which is where she specified that she wanted us to use certain arms on the tombe, pas de bourree before the glissade into the grande saut de chat. She described it as “Taking both boyfriends, Tom, (she opened the leading arm) and Ray. (as she opened the second arm.) Get it. TOMbe pas de bourRAY. Puns. I love puns.
As if I wasn’t already sold before, I was then, and I laughed in the corner harder than most people probably would, but it was so clever and cheesy, it was perfect.
Anyway, when we went across the first time, I actually felt myself get off the floor in my saut de chat’s. I don’t know what it was, but even glancing in the mirror, they got somewhere. I finished and took a second to let the bit of shock set in, and tried to figure out what it was I did different, but honestly I couldn’t tell you. I could tell you that the second side I was thinking so much I messed up royally and they were terrible, but hey whatever.
As she corrected a few of us about extending the back leg fully, she addressed us all as a whole on a very good point;
“It is your job as a dancer to feel.”
In relevance to this, it was referring to how we need to be able to feel when our leg isn’t straight, or our foot sickled, or a million other things to think about. We can’t just go through the motions and get into a sort of pattern of this-is-what-we-do-because-she-said-so. She had brought up a similar point in explaining how our tombe pas de bourree’s should be like taffy (which is an analogy I’ve heard, but she explained it, so it clicked with me) and not just singular movements. It’s should be an entire phrase, not just separate words put together. And it’s our job to feel if we are doing that or not.
Similar to corrections that inspired me to start this blog in the first place, (for you newbies, it used to be called “Everything I need to know about life I learned in ballet class.”) This resonated deeper with me.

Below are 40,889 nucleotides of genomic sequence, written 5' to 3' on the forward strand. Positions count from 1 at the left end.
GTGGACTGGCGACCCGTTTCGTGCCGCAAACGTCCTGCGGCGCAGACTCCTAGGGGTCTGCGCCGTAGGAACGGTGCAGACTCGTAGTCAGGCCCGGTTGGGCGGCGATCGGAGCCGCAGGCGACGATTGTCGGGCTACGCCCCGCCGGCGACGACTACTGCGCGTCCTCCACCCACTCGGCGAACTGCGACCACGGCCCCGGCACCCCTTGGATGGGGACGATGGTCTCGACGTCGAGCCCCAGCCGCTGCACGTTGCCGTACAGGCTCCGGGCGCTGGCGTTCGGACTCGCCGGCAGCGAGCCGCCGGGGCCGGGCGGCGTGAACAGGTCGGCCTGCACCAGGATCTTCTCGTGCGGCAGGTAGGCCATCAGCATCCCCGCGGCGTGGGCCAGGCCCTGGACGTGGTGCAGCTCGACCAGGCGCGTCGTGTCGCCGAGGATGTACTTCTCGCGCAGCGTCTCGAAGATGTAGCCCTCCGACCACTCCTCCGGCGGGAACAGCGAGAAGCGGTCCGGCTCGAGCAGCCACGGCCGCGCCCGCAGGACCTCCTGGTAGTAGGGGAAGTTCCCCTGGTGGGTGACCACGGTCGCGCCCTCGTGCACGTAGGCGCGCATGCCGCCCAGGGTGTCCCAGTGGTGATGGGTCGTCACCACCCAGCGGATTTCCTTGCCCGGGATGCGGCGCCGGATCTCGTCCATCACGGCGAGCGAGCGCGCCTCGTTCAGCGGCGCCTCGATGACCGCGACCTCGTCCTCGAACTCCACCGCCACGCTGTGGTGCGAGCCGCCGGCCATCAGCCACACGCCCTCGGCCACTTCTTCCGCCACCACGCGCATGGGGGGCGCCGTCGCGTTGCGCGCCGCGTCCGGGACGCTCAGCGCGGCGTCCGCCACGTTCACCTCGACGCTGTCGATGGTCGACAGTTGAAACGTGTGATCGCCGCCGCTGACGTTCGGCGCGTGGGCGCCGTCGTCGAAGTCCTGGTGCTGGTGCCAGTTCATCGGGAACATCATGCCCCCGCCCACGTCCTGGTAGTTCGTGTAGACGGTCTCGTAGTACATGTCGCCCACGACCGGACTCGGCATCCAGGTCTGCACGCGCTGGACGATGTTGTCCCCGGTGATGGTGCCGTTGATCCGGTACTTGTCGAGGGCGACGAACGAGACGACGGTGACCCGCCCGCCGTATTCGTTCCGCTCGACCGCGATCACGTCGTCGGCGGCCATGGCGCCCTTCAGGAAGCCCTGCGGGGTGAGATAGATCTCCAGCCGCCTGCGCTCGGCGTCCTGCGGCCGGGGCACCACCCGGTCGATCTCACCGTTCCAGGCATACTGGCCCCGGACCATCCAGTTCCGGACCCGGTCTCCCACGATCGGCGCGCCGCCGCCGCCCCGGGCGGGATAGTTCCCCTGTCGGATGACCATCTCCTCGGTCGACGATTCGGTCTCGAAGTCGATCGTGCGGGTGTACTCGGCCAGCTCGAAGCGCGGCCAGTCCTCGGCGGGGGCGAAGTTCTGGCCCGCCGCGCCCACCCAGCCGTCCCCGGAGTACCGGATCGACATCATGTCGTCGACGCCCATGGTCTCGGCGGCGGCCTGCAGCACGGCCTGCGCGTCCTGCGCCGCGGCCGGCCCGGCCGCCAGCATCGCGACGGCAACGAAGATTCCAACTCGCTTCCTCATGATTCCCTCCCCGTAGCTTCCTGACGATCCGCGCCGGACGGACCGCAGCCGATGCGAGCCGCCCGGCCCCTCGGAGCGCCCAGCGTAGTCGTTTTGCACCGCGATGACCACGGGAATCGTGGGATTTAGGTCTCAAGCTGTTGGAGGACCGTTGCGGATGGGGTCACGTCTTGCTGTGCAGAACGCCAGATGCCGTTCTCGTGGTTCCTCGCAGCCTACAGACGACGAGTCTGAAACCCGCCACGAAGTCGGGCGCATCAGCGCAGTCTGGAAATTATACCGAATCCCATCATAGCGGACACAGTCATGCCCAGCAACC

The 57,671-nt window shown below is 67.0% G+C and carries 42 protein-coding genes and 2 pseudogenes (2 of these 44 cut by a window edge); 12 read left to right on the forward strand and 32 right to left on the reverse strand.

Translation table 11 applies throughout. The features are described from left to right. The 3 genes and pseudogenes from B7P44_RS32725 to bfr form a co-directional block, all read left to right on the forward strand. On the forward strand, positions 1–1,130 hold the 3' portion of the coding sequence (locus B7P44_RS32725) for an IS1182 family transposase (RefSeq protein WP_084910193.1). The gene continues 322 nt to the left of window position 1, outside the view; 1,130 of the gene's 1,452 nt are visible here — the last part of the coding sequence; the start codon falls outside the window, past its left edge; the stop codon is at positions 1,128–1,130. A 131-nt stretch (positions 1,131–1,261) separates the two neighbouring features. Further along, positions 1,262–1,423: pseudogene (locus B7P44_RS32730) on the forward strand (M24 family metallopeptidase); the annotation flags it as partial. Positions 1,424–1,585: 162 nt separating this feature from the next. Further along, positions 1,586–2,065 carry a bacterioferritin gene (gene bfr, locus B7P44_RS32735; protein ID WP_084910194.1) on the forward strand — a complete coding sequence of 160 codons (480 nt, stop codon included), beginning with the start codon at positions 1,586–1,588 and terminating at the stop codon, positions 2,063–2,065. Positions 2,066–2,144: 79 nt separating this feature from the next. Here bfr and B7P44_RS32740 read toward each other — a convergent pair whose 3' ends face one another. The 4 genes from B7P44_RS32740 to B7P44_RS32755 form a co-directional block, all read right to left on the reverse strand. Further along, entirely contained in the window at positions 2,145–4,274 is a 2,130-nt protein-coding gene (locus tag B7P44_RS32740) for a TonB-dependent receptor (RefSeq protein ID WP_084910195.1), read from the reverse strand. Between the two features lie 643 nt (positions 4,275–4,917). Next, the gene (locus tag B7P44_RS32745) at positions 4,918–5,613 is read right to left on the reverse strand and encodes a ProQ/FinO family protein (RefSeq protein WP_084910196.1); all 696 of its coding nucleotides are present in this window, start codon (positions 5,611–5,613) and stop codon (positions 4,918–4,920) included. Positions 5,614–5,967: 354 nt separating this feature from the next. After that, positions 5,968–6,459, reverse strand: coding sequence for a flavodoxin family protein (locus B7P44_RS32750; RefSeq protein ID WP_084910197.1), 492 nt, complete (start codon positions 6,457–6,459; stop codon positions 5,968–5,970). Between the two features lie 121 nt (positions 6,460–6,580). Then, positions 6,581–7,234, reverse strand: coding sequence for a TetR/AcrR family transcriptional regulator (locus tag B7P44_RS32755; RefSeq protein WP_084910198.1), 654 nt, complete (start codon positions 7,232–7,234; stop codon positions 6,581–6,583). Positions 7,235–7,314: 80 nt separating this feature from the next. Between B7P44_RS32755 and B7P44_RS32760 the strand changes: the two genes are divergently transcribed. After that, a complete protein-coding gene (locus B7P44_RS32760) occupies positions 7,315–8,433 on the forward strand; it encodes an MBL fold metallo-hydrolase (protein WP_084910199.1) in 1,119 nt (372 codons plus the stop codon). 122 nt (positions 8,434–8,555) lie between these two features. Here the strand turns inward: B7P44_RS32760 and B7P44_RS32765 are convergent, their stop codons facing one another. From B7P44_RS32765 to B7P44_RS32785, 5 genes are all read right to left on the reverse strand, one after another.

It’s our job as dancers to feel. Not only the placement of various body parts, but to express emotions. Our chosen art for happens to use ourselves as the medium, and in such we are required to express; to feel. I realized that even though I’ve told myself over the years that letting myself feel is bad, and though I’ve gotten better about it, I still hold back.
But it’s okay. It’s safe. And, quite honestly, it’s necessary.
I don’t owe anybody anything. I don’t owe them attention, explanations, time. I can and do give it, but I don’t owe it. I feel what I do, and I don’t have to explain it or justify it.
I’m pretty sure I’ve realized something similar before, but this really resonated with me.
I left the class feeling great, and excited to have her. She’s teaching again next Monday, and I’m looking forward to it.
Mrs. Alex showed me the teaching schedule to see if I am good for the classes they have me down for tentatively. They’re good for me, which is exciting. I do have two Saturday classes, which will be interesting since they are more rambunctious, but it’ll be good.
It hit me that I now have recital pieces to choreograph and costumes to pick out and lesson plans to come up with. I’ve got a lot of researching to do in the next month and a game plan to come up with. I’m grateful to have had the summer so as to be able to get a feel for what to expect, as well as which tactics are effective and what I should try. Laying the groundwork is so important.
Once again, I have failed to get pictures. I think I just get nervous and afraid of judgement. Hah.
I don’t want to be that vain person. But I know if I don’t do it, no one will.
I hope y’alls weeks have started off well!
Started ballet late October of 2011 at the age of 23.
Began pointe training late August of 2013.